That's "asbo" as in short for asbestos, not anti-social behaviour order. Andrew Gordon is the unlucky keeper of this particular shed. He's convinced it is held together with the rather unpleasant substance.
"Even the floor is covered in a thick layer of cement dust and what looks like broken bits of asbestos," he writes in a recent email to this blog. Eugh ...
"And we thought allotments were healthy places," he concludes.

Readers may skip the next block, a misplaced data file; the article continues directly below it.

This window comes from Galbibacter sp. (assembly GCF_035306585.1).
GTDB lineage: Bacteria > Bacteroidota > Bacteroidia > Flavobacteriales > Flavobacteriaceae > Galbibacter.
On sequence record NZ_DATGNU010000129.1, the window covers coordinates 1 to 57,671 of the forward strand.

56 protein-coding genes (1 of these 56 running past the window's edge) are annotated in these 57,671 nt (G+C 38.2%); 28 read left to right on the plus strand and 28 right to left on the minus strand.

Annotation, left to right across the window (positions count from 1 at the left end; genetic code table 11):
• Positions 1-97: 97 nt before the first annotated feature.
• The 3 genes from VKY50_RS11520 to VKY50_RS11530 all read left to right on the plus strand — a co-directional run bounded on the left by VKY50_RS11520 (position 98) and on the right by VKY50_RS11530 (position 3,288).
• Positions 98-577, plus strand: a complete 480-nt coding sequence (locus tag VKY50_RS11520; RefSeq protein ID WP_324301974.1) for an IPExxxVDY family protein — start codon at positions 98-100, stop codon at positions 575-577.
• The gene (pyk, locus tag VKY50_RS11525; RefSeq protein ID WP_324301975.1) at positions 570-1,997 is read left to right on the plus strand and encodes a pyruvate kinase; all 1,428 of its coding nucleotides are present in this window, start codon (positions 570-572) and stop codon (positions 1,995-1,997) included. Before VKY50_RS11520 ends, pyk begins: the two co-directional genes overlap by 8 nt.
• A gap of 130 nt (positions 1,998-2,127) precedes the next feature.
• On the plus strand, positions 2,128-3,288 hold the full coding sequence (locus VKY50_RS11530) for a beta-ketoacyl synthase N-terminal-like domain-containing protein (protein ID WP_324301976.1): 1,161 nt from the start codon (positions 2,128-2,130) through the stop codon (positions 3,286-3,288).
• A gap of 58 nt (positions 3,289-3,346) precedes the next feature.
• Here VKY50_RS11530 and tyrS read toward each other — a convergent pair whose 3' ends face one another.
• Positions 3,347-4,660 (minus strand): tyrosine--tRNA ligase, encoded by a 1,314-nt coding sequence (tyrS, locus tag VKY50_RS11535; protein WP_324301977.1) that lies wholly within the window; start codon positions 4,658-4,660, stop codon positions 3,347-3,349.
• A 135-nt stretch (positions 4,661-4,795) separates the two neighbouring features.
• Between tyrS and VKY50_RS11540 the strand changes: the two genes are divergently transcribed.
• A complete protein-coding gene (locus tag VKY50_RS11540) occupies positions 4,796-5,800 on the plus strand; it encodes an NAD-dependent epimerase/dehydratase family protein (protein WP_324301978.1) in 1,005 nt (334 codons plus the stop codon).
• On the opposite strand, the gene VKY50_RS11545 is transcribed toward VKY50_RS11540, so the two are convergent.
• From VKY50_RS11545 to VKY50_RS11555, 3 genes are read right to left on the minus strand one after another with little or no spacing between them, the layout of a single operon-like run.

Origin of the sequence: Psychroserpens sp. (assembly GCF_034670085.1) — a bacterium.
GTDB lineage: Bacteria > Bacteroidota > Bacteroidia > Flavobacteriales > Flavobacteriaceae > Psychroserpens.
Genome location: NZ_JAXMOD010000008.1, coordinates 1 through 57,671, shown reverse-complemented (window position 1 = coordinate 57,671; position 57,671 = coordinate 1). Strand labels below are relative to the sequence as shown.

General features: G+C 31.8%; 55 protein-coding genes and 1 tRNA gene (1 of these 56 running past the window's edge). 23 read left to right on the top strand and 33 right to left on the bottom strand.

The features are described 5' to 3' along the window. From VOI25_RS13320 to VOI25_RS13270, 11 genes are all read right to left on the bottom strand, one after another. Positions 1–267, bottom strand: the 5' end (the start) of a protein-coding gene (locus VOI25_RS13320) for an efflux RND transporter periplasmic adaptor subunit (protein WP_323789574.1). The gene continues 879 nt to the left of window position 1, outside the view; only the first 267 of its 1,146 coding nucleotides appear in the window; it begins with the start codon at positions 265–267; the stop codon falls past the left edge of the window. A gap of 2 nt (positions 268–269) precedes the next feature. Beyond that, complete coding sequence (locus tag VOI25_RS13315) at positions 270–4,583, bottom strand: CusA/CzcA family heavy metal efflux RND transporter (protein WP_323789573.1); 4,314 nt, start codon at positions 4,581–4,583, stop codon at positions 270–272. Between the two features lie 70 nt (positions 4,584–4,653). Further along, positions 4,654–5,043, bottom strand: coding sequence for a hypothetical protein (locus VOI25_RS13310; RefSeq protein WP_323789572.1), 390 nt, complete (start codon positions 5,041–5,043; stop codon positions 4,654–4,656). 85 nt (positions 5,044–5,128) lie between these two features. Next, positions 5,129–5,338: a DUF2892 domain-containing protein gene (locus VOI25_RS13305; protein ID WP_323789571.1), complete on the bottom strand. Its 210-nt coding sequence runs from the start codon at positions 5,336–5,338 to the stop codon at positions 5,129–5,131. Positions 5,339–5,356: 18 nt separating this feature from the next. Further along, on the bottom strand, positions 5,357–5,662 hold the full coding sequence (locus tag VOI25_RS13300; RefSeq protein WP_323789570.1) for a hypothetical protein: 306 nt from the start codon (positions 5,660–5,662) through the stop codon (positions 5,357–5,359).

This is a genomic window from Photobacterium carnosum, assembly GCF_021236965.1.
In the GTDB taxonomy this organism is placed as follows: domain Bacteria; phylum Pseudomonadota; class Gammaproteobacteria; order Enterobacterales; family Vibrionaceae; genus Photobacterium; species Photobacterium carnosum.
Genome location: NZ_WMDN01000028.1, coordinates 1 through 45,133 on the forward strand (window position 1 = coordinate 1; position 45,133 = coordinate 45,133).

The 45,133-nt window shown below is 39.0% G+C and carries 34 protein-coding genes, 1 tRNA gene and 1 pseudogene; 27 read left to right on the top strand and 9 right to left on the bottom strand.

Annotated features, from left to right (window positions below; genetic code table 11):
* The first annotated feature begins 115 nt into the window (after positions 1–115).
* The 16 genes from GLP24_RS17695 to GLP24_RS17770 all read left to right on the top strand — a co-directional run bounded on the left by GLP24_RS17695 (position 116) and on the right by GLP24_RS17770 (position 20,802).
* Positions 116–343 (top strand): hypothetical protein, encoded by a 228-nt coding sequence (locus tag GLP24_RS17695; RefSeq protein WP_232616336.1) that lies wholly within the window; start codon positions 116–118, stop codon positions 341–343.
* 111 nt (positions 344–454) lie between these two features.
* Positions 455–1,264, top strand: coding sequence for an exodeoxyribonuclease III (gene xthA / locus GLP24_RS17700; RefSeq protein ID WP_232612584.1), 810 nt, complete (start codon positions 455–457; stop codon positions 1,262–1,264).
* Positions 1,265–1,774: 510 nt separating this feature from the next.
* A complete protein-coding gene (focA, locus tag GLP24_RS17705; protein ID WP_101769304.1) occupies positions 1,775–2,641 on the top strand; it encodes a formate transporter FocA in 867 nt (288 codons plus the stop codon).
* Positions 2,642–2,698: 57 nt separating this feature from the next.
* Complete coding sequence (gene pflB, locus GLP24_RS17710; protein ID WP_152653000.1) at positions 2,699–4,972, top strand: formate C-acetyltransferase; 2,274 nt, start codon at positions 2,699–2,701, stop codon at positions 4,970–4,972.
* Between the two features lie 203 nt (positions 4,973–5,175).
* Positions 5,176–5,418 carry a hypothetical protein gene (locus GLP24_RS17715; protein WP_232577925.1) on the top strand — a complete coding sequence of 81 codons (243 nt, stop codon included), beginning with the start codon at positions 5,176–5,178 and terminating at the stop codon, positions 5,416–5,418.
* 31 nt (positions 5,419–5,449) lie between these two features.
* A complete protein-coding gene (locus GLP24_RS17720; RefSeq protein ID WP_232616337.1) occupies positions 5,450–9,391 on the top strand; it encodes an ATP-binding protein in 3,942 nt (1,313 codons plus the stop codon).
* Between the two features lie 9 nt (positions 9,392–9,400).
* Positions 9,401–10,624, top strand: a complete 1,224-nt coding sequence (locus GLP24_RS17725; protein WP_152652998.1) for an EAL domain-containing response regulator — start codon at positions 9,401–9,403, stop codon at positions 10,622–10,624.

Indeed. Well, it's quite often not the case. Asbestos was flytipped a while back on my site, and older sheds are often home to elderly cans of all kinds of dodgy, now-banned chemicals, doors covered in lead paint and the like. And soil can be contaminated with bits of plastic, glass and much worse (hence: always wear thick gloves when clearing a new plot).
On a brighter note, the greenery on top of this shed softens the industrial look. For aesthetics, this shed gets a healthy six out of 10. For health and safety, zero.
Meanwhile: an article from the Guardian newspaper on the Australian men's shed movement.